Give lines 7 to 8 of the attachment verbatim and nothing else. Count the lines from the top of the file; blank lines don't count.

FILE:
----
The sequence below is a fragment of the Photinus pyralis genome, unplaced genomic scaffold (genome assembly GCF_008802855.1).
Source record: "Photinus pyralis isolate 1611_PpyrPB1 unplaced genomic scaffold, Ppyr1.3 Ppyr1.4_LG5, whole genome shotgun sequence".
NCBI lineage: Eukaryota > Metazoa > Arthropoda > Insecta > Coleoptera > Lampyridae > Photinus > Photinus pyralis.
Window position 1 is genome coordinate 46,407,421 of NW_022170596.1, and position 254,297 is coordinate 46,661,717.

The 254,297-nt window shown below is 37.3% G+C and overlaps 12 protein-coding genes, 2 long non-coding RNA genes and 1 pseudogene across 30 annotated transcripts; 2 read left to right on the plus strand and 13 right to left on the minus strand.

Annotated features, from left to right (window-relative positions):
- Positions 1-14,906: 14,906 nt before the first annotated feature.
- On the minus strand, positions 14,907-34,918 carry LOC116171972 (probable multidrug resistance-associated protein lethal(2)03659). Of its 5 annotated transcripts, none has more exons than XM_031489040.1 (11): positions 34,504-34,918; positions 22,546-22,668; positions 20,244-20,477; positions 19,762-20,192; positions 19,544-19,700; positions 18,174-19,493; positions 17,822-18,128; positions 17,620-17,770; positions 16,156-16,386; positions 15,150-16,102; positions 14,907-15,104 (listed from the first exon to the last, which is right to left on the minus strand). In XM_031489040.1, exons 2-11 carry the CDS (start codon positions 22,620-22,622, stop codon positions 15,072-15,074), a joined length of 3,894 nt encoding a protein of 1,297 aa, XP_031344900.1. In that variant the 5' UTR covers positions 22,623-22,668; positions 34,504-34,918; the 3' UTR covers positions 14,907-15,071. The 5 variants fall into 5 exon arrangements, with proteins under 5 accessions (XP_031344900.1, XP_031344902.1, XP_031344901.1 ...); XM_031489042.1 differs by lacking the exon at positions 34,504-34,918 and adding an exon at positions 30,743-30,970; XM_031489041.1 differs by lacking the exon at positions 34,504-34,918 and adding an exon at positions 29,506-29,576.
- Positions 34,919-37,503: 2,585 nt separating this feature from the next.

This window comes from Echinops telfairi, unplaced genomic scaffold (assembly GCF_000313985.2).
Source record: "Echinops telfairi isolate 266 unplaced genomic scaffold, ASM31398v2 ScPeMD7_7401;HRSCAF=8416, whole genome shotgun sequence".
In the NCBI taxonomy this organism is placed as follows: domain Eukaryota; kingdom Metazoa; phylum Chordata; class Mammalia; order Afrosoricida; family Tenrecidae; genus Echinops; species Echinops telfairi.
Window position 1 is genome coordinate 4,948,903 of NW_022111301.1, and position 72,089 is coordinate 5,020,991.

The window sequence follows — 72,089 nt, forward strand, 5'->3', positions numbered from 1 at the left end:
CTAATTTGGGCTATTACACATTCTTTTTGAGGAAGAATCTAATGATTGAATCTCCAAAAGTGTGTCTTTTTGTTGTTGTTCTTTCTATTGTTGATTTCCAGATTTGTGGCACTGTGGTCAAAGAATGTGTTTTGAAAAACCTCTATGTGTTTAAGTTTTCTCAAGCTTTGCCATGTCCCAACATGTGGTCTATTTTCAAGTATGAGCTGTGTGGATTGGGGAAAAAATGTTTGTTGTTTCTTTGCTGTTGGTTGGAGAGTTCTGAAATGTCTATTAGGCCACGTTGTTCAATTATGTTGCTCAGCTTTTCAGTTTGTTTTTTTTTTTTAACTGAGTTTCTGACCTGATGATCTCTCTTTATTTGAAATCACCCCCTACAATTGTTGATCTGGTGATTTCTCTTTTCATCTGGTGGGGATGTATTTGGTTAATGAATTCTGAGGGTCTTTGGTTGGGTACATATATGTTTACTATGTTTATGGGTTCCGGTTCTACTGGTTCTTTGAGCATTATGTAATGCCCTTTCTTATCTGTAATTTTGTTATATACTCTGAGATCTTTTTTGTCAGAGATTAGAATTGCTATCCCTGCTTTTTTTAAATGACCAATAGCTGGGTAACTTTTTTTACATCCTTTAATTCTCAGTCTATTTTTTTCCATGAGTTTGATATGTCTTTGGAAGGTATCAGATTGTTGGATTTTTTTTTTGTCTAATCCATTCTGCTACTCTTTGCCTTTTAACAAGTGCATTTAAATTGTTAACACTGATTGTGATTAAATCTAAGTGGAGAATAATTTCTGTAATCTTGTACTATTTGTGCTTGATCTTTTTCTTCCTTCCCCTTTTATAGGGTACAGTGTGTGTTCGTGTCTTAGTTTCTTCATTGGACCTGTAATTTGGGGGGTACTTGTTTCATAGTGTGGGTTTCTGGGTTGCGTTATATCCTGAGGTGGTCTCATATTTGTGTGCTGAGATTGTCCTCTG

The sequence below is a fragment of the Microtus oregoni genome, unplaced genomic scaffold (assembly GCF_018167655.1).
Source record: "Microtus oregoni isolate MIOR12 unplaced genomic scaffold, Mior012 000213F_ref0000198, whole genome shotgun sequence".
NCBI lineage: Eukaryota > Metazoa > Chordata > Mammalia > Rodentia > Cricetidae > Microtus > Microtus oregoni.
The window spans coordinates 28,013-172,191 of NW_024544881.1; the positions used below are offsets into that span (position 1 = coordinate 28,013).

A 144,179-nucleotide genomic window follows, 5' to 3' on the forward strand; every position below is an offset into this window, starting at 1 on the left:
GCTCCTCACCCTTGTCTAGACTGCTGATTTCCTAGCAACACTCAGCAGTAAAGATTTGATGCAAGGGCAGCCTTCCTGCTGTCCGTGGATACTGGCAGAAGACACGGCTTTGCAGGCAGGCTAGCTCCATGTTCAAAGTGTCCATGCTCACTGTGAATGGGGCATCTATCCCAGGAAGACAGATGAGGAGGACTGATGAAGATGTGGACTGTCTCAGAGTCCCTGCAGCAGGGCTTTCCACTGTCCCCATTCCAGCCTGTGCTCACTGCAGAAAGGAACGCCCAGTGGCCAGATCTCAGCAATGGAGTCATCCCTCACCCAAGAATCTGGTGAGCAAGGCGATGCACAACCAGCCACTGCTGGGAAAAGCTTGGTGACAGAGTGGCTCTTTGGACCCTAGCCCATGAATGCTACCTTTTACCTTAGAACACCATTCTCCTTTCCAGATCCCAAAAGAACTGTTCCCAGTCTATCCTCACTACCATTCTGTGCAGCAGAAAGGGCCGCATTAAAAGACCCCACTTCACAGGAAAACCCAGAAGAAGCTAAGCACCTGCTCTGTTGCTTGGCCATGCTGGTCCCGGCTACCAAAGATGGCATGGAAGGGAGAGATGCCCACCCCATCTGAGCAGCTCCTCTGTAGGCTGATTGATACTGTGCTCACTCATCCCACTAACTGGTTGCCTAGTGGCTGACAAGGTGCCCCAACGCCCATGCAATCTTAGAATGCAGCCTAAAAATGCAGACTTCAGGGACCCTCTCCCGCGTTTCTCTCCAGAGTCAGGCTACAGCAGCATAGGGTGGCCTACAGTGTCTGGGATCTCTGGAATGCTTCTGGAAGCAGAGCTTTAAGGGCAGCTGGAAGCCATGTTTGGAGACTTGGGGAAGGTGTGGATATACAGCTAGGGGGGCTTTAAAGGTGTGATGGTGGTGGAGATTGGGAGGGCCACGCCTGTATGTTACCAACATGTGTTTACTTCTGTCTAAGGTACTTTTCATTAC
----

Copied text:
- Positions 1-14,906: 14,906 nt before the first annotated feature.
- On the minus strand, positions 14,907-34,918 carry LOC116171972 (probable multidrug resistance-associated protein lethal(2)03659). Of its 5 annotated transcripts, none has more exons than XM_031489040.1 (11): positions 34,504-34,918; positions 22,546-22,668; positions 20,244-20,477; positions 19,762-20,192; positions 19,544-19,700; positions 18,174-19,493; positions 17,822-18,128; positions 17,620-17,770; positions 16,156-16,386; positions 15,150-16,102; positions 14,907-15,104 (listed from the first exon to the last, which is right to left on the minus strand). In XM_031489040.1, exons 2-11 carry the CDS (start codon positions 22,620-22,622, stop codon positions 15,072-15,074), a joined length of 3,894 nt encoding a protein of 1,297 aa, XP_031344900.1. In that variant the 5' UTR covers positions 22,623-22,668; positions 34,504-34,918; the 3' UTR covers positions 14,907-15,071. The 5 variants fall into 5 exon arrangements, with proteins under 5 accessions (XP_031344900.1, XP_031344902.1, XP_031344901.1 ...); XM_031489042.1 differs by lacking the exon at positions 34,504-34,918 and adding an exon at positions 30,743-30,970; XM_031489041.1 differs by lacking the exon at positions 34,504-34,918 and adding an exon at positions 29,506-29,576.